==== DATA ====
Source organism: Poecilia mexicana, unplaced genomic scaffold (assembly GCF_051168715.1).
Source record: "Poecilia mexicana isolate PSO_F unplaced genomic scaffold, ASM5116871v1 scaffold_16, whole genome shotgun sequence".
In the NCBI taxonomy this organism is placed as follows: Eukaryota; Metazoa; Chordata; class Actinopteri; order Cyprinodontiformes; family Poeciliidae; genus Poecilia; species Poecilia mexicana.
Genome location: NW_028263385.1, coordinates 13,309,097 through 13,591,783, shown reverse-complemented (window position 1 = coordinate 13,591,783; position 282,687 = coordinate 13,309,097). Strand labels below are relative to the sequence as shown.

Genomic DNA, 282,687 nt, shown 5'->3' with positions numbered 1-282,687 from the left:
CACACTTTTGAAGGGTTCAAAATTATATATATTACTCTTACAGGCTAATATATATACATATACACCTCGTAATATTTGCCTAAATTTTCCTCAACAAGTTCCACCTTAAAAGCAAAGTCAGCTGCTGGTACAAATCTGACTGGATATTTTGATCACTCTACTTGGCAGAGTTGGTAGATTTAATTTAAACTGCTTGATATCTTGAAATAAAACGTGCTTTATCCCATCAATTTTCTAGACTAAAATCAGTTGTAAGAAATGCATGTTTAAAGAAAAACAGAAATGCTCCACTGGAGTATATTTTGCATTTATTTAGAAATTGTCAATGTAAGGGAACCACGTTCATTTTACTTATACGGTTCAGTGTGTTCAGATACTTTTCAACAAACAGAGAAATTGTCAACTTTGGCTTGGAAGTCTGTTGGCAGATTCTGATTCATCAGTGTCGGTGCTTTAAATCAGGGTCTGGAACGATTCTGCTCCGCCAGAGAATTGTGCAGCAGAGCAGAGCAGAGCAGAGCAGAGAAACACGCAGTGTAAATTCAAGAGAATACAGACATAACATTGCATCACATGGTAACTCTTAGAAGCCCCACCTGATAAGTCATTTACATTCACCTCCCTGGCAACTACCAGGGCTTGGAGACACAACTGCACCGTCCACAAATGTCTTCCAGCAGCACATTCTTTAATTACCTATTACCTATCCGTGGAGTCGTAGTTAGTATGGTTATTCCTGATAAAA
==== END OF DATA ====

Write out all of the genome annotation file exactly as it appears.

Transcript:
Source organism: Poecilia mexicana, unplaced genomic scaffold (assembly GCF_051168715.1).
Source record: "Poecilia mexicana isolate PSO_F unplaced genomic scaffold, ASM5116871v1 scaffold_16, whole genome shotgun sequence".
In the NCBI taxonomy this organism is placed as follows: Eukaryota; Metazoa; Chordata; class Actinopteri; order Cyprinodontiformes; family Poeciliidae; genus Poecilia; species Poecilia mexicana.
Genome location: NW_028263385.1, coordinates 13,309,097 through 13,591,783, shown reverse-complemented (window position 1 = coordinate 13,591,783; position 282,687 = coordinate 13,309,097). Strand labels below are relative to the sequence as shown.

Genomic DNA, 282,687 nt, shown 5'->3' with positions numbered 1-282,687 from the left:
CACACTTTTGAAGGGTTCAAAATTATATATATTACTCTTACAGGCTAATATATATACATATACACCTCGTAATATTTGCCTAAATTTTCCTCAACAAGTTCCACCTTAAAAGCAAAGTCAGCTGCTGGTACAAATCTGACTGGATATTTTGATCACTCTACTTGGCAGAGTTGGTAGATTTAATTTAAACTGCTTGATATCTTGAAATAAAACGTGCTTTATCCCATCAATTTTCTAGACTAAAATCAGTTGTAAGAAATGCATGTTTAAAGAAAAACAGAAATGCTCCACTGGAGTATATTTTGCATTTATTTAGAAATTGTCAATGTAAGGGAACCACGTTCATTTTACTTATACGGTTCAGTGTGTTCAGATACTTTTCAACAAACAGAGAAATTGTCAACTTTGGCTTGGAAGTCTGTTGGCAGATTCTGATTCATCAGTGTCGGTGCTTTAAATCAGGGTCTGGAACGATTCTGCTCCGCCAGAGAATTGTGCAGCAGAGCAGAGCAGAGCAGAGCAGAGAAACACGCAGTGTAAATTCAAGAGAATACAGACATAACATTGCATCACATGGTAACTCTTAGAAGCCCCACCTGATAAGTCATTTACATTCACCTCCCTGGCAACTACCAGGGCTTGGAGACACAACTGCACCGTCCACAAATGTCTTCCAGCAGCACATTCTTTAATTACCTATTACCTATCCGTGGAGTCGTAGTTAGTATGGTTATTCCTGATAAAA